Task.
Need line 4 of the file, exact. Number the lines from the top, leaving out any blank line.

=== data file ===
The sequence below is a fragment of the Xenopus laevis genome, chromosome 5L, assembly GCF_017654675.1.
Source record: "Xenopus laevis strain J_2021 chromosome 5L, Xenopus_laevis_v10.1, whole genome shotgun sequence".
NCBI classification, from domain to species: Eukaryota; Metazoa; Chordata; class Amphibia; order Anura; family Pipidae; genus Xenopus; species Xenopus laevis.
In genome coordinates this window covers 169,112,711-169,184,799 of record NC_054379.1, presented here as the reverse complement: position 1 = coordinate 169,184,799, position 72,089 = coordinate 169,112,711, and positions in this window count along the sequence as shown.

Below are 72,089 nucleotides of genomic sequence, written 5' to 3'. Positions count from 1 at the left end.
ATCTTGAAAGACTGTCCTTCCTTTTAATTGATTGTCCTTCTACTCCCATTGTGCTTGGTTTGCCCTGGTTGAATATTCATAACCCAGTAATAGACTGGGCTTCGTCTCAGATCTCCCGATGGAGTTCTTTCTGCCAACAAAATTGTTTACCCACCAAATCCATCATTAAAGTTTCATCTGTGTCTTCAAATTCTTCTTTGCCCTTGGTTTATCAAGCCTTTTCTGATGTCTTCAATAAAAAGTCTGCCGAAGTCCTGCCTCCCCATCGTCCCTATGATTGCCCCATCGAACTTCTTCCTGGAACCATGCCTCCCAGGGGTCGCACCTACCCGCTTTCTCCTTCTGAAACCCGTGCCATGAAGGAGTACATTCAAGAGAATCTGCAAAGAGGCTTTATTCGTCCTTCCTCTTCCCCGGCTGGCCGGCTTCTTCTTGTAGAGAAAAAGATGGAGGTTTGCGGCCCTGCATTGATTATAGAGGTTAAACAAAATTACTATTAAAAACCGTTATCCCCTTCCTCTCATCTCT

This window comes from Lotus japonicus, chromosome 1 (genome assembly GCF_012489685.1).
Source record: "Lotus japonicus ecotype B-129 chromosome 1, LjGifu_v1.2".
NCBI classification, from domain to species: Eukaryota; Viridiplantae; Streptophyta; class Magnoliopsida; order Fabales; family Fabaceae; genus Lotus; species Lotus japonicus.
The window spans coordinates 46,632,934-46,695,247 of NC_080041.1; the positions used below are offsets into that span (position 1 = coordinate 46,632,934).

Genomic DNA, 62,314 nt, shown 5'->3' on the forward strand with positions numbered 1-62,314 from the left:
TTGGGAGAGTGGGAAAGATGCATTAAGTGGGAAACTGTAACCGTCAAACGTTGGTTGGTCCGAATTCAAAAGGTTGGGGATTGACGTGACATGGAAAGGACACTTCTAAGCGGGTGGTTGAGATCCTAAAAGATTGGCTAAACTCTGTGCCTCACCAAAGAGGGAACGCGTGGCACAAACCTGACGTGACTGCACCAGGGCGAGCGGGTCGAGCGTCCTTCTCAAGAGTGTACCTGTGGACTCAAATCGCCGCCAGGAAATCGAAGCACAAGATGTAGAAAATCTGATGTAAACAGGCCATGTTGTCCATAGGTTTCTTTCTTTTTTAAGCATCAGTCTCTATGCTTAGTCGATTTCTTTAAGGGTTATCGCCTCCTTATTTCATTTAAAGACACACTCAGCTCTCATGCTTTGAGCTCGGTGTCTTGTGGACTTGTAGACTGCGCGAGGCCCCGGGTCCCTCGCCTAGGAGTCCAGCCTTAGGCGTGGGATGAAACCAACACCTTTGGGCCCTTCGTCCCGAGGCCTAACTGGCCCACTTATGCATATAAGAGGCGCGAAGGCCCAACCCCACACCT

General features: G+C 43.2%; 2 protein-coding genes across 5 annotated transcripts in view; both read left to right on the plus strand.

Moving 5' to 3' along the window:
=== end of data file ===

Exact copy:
In genome coordinates this window covers 169,112,711-169,184,799 of record NC_054379.1, presented here as the reverse complement: position 1 = coordinate 169,184,799, position 72,089 = coordinate 169,112,711, and positions in this window count along the sequence as shown.